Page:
by Patrick LeClerc
Saw the new Deadpool movie recently. Loved it. Recently, I read a discussion about it, and one of the points brought up was the use of tropes and cliches, and was it enough to be self aware and hang a lampshade on the trope, or if it still counted as lazy writing. That got me thinking about tropes in general.
We’ve all heard that we should avoid cliches, and heard endless complaints about tired old tropes. And I’m sure we’ve all rolled our eyes when encountering the more worn out ones.
The thing is, they are almost impossible to avoid. Our storytelling tradition goes back a long way, and it’s hard to find something that hasn’t been used before. Whatever you’re thinking of doing, chances are Shakespeare already did it, and Homer probably did it before him.
I mean, what do Hercules, King Arthur, Frodo, Luke Skywalker and Harry Potter have in common? I’m sure we haven’t seen the last of the chosen one raised by a foster parent who has to go on the Hero’s Journey ™.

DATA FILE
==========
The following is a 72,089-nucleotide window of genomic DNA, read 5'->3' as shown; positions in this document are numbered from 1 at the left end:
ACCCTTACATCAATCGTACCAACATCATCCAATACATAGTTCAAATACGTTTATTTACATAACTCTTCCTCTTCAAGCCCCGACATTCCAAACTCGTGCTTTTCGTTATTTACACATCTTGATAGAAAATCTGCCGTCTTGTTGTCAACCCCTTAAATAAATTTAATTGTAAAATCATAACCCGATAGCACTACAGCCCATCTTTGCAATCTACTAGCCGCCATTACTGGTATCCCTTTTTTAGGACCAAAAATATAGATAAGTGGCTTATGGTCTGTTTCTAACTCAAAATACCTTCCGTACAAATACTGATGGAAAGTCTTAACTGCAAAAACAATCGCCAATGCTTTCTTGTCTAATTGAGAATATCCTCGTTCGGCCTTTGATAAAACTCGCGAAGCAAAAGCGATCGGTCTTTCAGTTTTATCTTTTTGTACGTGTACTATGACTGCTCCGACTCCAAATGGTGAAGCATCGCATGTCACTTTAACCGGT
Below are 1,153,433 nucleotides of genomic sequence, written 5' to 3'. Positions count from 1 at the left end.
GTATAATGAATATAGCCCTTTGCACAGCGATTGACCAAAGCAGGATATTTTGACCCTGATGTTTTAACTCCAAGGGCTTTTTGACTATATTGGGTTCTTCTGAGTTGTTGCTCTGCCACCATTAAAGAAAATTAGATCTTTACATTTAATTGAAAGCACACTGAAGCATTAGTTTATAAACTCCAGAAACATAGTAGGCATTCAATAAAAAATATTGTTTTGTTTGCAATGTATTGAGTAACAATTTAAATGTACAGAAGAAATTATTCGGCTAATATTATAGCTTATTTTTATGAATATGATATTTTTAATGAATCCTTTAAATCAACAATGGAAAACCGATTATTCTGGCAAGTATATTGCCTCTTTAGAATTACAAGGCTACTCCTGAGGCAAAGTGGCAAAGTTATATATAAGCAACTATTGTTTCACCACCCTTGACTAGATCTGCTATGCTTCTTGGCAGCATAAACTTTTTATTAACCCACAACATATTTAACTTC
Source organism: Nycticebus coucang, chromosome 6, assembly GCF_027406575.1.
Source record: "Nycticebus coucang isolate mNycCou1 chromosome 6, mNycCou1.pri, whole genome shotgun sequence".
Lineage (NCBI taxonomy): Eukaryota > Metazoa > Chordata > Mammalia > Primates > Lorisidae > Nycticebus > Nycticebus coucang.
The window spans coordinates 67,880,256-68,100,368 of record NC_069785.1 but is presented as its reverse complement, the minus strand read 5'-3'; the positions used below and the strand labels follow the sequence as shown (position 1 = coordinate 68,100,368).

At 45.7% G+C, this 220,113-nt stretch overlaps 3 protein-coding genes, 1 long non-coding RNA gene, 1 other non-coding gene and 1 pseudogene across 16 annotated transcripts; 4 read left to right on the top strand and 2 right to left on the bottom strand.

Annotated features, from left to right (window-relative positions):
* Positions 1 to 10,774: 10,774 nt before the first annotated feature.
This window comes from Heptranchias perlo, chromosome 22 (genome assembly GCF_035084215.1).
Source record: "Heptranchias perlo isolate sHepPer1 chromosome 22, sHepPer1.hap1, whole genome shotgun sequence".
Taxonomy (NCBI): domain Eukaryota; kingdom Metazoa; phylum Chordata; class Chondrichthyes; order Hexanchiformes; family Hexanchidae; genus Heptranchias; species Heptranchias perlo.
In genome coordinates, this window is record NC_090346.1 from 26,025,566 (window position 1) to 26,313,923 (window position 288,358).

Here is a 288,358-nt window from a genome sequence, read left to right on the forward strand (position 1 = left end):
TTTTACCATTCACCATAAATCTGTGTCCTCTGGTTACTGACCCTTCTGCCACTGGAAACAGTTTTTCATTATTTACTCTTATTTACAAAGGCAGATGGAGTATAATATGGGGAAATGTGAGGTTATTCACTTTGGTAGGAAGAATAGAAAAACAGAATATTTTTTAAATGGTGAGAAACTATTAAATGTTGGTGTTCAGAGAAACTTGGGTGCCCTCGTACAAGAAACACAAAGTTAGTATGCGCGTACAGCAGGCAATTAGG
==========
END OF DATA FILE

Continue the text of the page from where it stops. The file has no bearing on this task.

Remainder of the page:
That doesn’t make it a bad thing. But we need to care about the Chosen One because he’s a compelling character. Write the character well, make us care. Don’t just assume we’ll take your word for it that this guy is kind of a big deal. I don’t care if he’s gonna be Darth Vader some day, when he whines about sand, I’m no longer impressed. Likewise, a hero can lose his family and move mountains to avenge them. But if I can see the expiration date on the wife in the first act, I’m rolling my eyes. Mentors can die, but, again, it has to make sense in the story.
Don’t use tropes like you’re following the assembly directions for Epic Fantasy by IKEA. Use them, but make us feel that it isn’t a trope. That it was the logical thing to happen.
So don’t worry about using an old, established theme. Worry about using it right.